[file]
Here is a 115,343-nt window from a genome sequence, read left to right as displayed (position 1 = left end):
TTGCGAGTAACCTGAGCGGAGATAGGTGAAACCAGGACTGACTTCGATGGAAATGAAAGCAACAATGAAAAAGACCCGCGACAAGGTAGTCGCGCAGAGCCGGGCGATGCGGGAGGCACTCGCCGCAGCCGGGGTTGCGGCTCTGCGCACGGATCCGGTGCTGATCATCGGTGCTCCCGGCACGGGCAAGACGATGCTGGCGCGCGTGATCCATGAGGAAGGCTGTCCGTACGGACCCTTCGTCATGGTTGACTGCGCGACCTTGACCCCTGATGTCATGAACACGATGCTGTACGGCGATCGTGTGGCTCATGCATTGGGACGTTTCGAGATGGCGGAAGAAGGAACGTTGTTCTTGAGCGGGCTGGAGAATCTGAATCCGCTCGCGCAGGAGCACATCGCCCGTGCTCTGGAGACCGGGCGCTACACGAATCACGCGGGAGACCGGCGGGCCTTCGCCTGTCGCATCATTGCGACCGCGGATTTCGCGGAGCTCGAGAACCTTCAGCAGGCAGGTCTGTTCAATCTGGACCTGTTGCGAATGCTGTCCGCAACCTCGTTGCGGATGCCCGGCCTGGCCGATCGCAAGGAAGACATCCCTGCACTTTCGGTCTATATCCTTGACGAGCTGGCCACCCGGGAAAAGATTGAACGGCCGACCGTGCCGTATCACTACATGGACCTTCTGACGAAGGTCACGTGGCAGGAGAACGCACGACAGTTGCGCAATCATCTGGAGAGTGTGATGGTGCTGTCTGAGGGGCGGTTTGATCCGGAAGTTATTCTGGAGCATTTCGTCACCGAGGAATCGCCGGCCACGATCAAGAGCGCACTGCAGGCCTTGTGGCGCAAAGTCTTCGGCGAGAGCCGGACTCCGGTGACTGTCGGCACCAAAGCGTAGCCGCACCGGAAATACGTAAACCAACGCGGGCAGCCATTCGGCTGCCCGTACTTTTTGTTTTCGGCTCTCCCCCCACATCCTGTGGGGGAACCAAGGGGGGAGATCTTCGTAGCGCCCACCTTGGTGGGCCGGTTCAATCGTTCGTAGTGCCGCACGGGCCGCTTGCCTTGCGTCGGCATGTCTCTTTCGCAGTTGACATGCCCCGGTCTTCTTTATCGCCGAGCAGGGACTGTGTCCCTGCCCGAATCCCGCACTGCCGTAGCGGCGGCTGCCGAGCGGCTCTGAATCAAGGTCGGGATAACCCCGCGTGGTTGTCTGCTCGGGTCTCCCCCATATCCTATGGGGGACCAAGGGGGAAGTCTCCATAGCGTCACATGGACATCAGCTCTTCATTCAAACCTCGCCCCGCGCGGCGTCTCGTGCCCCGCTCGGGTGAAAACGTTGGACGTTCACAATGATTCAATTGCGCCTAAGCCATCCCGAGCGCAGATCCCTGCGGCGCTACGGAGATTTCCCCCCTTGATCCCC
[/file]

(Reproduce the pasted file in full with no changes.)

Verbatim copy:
Here is a 115,343-nt window from a genome sequence, read left to right as displayed (position 1 = left end):
TTGCGAGTAACCTGAGCGGAGATAGGTGAAACCAGGACTGACTTCGATGGAAATGAAAGCAACAATGAAAAAGACCCGCGACAAGGTAGTCGCGCAGAGCCGGGCGATGCGGGAGGCACTCGCCGCAGCCGGGGTTGCGGCTCTGCGCACGGATCCGGTGCTGATCATCGGTGCTCCCGGCACGGGCAAGACGATGCTGGCGCGCGTGATCCATGAGGAAGGCTGTCCGTACGGACCCTTCGTCATGGTTGACTGCGCGACCTTGACCCCTGATGTCATGAACACGATGCTGTACGGCGATCGTGTGGCTCATGCATTGGGACGTTTCGAGATGGCGGAAGAAGGAACGTTGTTCTTGAGCGGGCTGGAGAATCTGAATCCGCTCGCGCAGGAGCACATCGCCCGTGCTCTGGAGACCGGGCGCTACACGAATCACGCGGGAGACCGGCGGGCCTTCGCCTGTCGCATCATTGCGACCGCGGATTTCGCGGAGCTCGAGAACCTTCAGCAGGCAGGTCTGTTCAATCTGGACCTGTTGCGAATGCTGTCCGCAACCTCGTTGCGGATGCCCGGCCTGGCCGATCGCAAGGAAGACATCCCTGCACTTTCGGTCTATATCCTTGACGAGCTGGCCACCCGGGAAAAGATTGAACGGCCGACCGTGCCGTATCACTACATGGACCTTCTGACGAAGGTCACGTGGCAGGAGAACGCACGACAGTTGCGCAATCATCTGGAGAGTGTGATGGTGCTGTCTGAGGGGCGGTTTGATCCGGAAGTTATTCTGGAGCATTTCGTCACCGAGGAATCGCCGGCCACGATCAAGAGCGCACTGCAGGCCTTGTGGCGCAAAGTCTTCGGCGAGAGCCGGACTCCGGTGACTGTCGGCACCAAAGCGTAGCCGCACCGGAAATACGTAAACCAACGCGGGCAGCCATTCGGCTGCCCGTACTTTTTGTTTTCGGCTCTCCCCCCACATCCTGTGGGGGAACCAAGGGGGGAGATCTTCGTAGCGCCCACCTTGGTGGGCCGGTTCAATCGTTCGTAGTGCCGCACGGGCCGCTTGCCTTGCGTCGGCATGTCTCTTTCGCAGTTGACATGCCCCGGTCTTCTTTATCGCCGAGCAGGGACTGTGTCCCTGCCCGAATCCCGCACTGCCGTAGCGGCGGCTGCCGAGCGGCTCTGAATCAAGGTCGGGATAACCCCGCGTGGTTGTCTGCTCGGGTCTCCCCCATATCCTATGGGGGACCAAGGGGGAAGTCTCCATAGCGTCACATGGACATCAGCTCTTCATTCAAACCTCGCCCCGCGCGGCGTCTCGTGCCCCGCTCGGGTGAAAACGTTGGACGTTCACAATGATTCAATTGCGCCTAAGCCATCCCGAGCGCAGATCCCTGCGGCGCTACGGAGATTTCCCCCCTTGATCCCC